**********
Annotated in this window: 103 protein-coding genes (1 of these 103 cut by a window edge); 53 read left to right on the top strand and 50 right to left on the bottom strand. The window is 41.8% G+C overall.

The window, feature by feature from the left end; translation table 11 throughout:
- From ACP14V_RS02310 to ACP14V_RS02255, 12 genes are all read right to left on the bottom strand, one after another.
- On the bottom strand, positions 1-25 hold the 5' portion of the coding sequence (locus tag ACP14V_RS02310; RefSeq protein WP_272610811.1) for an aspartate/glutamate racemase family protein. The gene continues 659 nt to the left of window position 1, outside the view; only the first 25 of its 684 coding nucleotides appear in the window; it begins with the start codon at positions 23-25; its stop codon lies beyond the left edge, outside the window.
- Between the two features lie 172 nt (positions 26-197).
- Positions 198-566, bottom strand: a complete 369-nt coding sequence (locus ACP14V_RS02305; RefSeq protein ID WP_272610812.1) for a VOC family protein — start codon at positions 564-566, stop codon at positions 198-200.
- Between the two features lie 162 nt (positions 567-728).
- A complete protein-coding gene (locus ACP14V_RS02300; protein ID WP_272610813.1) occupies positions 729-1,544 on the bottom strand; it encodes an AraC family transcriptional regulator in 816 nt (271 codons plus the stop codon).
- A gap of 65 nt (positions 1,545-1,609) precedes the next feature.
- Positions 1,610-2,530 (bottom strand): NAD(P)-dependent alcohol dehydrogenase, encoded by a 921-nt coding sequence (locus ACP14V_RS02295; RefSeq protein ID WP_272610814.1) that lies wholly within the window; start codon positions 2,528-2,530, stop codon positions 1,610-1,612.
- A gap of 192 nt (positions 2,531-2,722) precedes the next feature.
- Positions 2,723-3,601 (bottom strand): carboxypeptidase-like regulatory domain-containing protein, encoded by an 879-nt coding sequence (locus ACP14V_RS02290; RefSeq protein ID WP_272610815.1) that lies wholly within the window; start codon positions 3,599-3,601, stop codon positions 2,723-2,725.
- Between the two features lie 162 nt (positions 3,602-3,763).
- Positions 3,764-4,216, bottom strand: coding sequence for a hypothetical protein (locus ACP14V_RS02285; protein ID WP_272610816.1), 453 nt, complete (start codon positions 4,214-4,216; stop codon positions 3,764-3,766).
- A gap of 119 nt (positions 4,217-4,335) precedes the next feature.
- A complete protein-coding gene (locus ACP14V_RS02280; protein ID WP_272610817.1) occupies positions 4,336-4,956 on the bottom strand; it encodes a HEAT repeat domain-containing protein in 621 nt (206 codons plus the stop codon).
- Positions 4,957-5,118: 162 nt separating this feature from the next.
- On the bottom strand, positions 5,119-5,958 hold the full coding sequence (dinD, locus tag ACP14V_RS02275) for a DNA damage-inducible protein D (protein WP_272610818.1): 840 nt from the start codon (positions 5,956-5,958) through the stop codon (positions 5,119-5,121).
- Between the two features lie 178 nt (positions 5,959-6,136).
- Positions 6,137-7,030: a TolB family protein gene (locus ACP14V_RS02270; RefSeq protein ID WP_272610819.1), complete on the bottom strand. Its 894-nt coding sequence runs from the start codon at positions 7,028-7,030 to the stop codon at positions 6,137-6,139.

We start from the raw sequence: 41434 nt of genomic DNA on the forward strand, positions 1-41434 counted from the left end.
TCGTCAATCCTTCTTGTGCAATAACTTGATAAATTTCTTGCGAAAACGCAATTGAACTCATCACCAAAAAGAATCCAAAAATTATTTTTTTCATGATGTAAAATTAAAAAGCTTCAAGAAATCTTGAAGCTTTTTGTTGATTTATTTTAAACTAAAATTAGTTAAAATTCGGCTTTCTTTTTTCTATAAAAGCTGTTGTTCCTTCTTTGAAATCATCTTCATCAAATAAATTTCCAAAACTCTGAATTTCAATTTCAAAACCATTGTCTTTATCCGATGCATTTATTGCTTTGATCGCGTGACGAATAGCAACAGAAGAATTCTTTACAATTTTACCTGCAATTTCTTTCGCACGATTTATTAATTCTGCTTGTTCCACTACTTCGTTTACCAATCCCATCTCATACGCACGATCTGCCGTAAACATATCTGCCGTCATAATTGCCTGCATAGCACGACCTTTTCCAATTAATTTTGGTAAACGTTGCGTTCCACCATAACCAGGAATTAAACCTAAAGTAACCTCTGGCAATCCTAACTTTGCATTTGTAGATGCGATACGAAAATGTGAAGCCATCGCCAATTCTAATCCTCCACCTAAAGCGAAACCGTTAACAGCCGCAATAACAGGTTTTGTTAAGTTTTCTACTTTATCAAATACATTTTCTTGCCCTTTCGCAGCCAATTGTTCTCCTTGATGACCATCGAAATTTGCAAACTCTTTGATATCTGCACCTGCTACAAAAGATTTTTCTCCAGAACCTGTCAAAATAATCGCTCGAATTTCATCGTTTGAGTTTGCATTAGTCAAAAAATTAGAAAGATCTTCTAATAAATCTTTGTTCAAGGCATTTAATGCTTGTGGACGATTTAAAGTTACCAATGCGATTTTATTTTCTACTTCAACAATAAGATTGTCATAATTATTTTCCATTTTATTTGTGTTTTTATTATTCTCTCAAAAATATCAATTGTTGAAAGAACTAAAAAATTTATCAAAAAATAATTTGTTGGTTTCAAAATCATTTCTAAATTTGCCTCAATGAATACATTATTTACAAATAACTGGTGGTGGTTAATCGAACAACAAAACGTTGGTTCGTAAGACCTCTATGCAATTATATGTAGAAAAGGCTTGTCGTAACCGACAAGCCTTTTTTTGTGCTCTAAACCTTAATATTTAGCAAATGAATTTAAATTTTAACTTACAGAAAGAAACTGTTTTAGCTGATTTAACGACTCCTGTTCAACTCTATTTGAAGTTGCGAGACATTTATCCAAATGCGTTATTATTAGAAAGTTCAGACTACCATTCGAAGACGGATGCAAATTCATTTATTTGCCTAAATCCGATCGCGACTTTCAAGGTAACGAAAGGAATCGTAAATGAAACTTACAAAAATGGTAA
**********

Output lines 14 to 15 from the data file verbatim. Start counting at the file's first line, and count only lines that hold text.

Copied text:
- Positions 3,764-4,216, bottom strand: coding sequence for a hypothetical protein (locus ACP14V_RS02285; protein ID WP_272610816.1), 453 nt, complete (start codon positions 4,214-4,216; stop codon positions 3,764-3,766).
- A gap of 119 nt (positions 4,217-4,335) precedes the next feature.